"Uniting DNA the molecule of life with speedy, miniaturized electronic chips is an example of cross-disciplinary convergence," says Sargent. "By working with outstanding researchers in nanomaterials, pharmaceutical sciences, and electrical engineering, we were able to demonstrate that controlled integration of nanomaterials provides a major advantage in disease detection and analysis."
The speed and accuracy provided by their device is welcome news to cancer researchers.
"We rely on the measurement of biomarkers to detect cancer and to know if treatments are working," says Dr. Tom Hudson, president and scientific director of the Ontario Institute for Cancer Research. "The discovery by Dr. Kelley and her team offers the possibility of a faster, more cost-effective technology that could be used anywhere, speeding up diagnosis and helping to deliver a more targeted treatment to the patient."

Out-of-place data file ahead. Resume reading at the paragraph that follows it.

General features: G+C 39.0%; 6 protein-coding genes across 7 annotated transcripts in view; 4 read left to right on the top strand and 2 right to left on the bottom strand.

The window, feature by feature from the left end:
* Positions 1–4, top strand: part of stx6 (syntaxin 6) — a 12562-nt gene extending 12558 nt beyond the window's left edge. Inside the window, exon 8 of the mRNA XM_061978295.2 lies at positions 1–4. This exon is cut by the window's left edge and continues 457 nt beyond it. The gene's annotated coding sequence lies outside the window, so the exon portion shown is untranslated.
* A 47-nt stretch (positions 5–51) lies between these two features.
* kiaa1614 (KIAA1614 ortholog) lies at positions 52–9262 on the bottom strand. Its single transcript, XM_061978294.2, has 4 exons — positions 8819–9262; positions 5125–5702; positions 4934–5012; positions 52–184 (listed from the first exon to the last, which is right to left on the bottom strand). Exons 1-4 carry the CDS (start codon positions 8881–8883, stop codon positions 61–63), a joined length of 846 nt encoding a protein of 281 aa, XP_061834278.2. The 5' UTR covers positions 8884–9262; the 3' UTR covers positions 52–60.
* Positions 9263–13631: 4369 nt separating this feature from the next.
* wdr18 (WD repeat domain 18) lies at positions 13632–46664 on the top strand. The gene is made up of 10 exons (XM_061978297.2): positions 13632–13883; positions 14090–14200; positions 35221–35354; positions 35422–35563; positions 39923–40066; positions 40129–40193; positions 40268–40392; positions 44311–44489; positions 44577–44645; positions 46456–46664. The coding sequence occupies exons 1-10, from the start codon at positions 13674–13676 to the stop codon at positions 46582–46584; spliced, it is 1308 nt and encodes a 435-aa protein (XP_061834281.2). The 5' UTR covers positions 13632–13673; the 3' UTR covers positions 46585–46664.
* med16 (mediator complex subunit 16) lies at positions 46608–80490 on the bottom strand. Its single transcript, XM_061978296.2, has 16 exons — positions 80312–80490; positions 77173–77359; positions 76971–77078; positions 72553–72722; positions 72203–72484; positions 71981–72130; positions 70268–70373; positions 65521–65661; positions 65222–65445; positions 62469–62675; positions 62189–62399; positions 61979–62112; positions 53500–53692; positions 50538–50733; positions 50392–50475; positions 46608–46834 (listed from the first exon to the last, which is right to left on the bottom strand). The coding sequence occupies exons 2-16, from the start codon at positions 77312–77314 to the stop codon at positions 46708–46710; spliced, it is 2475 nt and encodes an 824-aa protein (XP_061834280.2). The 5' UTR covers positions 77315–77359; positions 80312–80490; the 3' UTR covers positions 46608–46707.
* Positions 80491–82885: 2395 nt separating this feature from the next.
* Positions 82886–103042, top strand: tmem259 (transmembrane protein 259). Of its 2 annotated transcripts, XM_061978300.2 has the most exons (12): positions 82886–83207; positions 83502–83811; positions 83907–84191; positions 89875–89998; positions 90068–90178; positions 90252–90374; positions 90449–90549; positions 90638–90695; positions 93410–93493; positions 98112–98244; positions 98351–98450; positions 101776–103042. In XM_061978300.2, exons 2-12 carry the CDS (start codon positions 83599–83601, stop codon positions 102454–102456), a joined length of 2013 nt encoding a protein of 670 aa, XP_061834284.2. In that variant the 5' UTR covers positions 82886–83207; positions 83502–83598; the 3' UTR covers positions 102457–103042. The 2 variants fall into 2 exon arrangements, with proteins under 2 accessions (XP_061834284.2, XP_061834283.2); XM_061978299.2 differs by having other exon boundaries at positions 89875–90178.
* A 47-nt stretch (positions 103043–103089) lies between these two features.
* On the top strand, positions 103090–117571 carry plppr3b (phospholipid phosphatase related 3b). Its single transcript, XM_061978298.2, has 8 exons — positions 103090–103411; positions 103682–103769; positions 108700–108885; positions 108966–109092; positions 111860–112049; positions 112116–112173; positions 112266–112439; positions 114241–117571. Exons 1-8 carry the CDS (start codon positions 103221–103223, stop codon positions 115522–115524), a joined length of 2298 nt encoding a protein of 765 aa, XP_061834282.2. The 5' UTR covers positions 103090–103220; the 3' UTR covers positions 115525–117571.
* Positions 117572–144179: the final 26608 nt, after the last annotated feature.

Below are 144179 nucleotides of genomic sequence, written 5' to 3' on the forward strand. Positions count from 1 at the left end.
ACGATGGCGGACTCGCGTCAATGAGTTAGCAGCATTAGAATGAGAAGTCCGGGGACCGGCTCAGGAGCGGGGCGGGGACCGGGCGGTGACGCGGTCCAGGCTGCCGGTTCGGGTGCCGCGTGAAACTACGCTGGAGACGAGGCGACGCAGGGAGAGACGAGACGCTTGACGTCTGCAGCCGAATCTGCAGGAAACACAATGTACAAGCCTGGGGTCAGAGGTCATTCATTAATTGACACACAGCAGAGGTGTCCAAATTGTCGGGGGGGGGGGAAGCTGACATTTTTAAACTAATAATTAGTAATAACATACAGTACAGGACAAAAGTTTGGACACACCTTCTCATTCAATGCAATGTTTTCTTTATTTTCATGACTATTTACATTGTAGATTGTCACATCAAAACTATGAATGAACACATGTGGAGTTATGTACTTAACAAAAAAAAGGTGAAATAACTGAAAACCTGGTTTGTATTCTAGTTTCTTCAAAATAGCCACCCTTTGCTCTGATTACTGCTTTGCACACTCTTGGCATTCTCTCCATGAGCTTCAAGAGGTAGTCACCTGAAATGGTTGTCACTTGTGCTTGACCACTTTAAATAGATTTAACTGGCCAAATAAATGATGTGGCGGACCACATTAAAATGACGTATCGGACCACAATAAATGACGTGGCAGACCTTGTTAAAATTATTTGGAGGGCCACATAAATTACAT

The team's microchip platform has been tested on prostate cancer, as described in a paper published in ACS Nano, and head and neck cancer models. It could potentially be used to diagnose and assess other cancers, as well as infectious diseases such as HIV, MRSA and H1N1 flu.
"The system developed by the Kelley/Sargent team is a revolutionary technology that could allow us to track biomarkers that might have significant relevance to cancer, with a combination of speed, sensitivity, and accuracy not available with any current technology," says Dr. Fei-Fei Liu, a radiation oncologist at Princess Margaret Hospital and Head of Applied Molecular Oncology Division, Ontario Cancer Institute. "This type of approach could have a profound impact on the future management for our cancer patients."
|Contact: April Kemick|
University of Toronto